Barbara Anastacio is a name you may recognise in the opening credits to My Apartamento, an interiors series from Nowness. Barbara is the director with enviable access to some of the finest homes in the creative world, and the project is a calming conversational film between Barbara and the tenant of the home.
Barbara, an anthropology graduate with little experience in film at the time, was approached by the then commissioning director of Nowness Raven Smith to direct the series. “He was the one who brought it up, but it wasn’t like a definite commission,” she explains. “It was more, ‘We’d like to take you to some people’s houses and see what you come up with,’” explains the director. “I definitely owe it to him, the trust he gave me to just for it, I really didn’t have a lot of experience at the time.”
In the eighth episode of the series Barbara visits the home of advertising legend George Lois, on her own with a camera. “It’s just me asking the questions, the first three were just me filming and asking questions and one guy working on the sound,” Barbara tells It’s Nice That. “It was a good way to make people feel confident but it was difficult for me to concentrate on the focus of the camera and be engaging with the person in front of me.” Over time, as the series gained popularity, her team expanded to a director of photography to lend a helping hand. “But still we keep it really small because that is what keeps people open. It’s quite intrusive to go to someone’s house with a camera, we never have a recky, or time to meet before, it’s all just on the day, you just have to really be present.”
Travelling to the houses of Tavi Gevinson, Marianne Faithful and Peter Shire to name a few could seem a nerve wracking experience. To tackle this, Barbara doesn’t spend a lot of time digging into their lives beforehand. “For the first ones I really didn’t have time to do so,” she explains. “I’m still not sure what is the best approach, obviously sometimes I think this is a good one to research. But in others, a fresh approach, not knowing too much about the person, not expecting, being a little naive, is the best way.”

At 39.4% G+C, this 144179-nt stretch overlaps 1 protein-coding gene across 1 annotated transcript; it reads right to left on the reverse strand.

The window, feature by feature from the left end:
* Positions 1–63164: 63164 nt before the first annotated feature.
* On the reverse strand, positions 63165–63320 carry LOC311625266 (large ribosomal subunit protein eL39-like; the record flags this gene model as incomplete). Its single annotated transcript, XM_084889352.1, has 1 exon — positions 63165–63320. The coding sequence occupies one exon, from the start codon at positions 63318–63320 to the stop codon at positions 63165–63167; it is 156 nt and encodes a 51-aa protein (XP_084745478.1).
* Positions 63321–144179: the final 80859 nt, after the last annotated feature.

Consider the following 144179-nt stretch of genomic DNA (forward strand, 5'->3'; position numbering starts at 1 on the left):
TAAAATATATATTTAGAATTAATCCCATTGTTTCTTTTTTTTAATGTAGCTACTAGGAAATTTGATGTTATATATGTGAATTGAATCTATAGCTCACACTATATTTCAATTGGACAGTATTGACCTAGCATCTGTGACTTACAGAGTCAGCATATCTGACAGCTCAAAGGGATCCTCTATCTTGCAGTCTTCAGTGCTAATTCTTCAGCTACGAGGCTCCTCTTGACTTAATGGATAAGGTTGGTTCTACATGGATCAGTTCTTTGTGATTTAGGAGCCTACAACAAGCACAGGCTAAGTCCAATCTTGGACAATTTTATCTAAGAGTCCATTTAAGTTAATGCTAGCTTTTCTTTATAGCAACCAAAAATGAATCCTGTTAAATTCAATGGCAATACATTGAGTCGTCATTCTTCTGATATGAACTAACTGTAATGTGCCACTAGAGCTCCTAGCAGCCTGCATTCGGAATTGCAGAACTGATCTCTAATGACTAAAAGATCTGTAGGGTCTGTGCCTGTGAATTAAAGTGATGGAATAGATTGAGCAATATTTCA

This also means that the questions Barbara asks aren’t formally scripted. “There are general ones I ask most people but it’s just reacting to what I see in the space mostly. That and how they feel that day and even how I am feeling, it’s always surprising. Usually I find it’s more helpful to just feed from that day to see an outcome. ”
The original films were usually apartments in New York, London and across Europe. Now, as the series continues larger houses are seen. “There are some that are a little more challenging in the space itself. We just did Kelis, she has a really big LA house. It’s definitely different to the small apartments I was used to, it was just so spread out, it creates a different intimacy.”
The elements the director decides to include depends on the space. “In some cases it’s the structure that is interesting. Others it’s the little knick-knacks they have that are interesting.” Barbara’s directorial style is predominately digital in the shorts, but small sections cut to characteristic elements of people’s homes in VHS. This stylistic decision was informed by Barbara’s grandmother’s house. “When the series started I was at my grandmother’s in Brussels and she actually had all these VHS tapes of us. When I was looking through them I thought it was perfect, it brings you back to childhood videos and how you really live in a space, rather than the perfect image of interior design.”
On asking Barbara if there were any favourites during her time creating My Apartamento she answers: “They are all kind of special, even people I would’ve never thought of. It’s really hard not to appreciate everyone.” However one couple, a rarity in the series, Tchaik Chassay and Melissa North, are a fond favourite. Their apartment in Notting Hill, was one Tchaik originally designed for David Hockney, with of course a giant indoor garden. Tchaik and Melissa eventually bought the apartment from David and made it their family home.
Barbara’s ability to make the films so personal, as if you’ve actually popped round to this person’s house for lunch, is also because she edits them herself. “For me that’s quite important, it’s very artisanal to me as a piece,” she explains. “It’s really subtle things that I look for, it’s easier to do it yourself as some editors would cut out those off camera moments, the ones when you see the person off guard and how they really live.”
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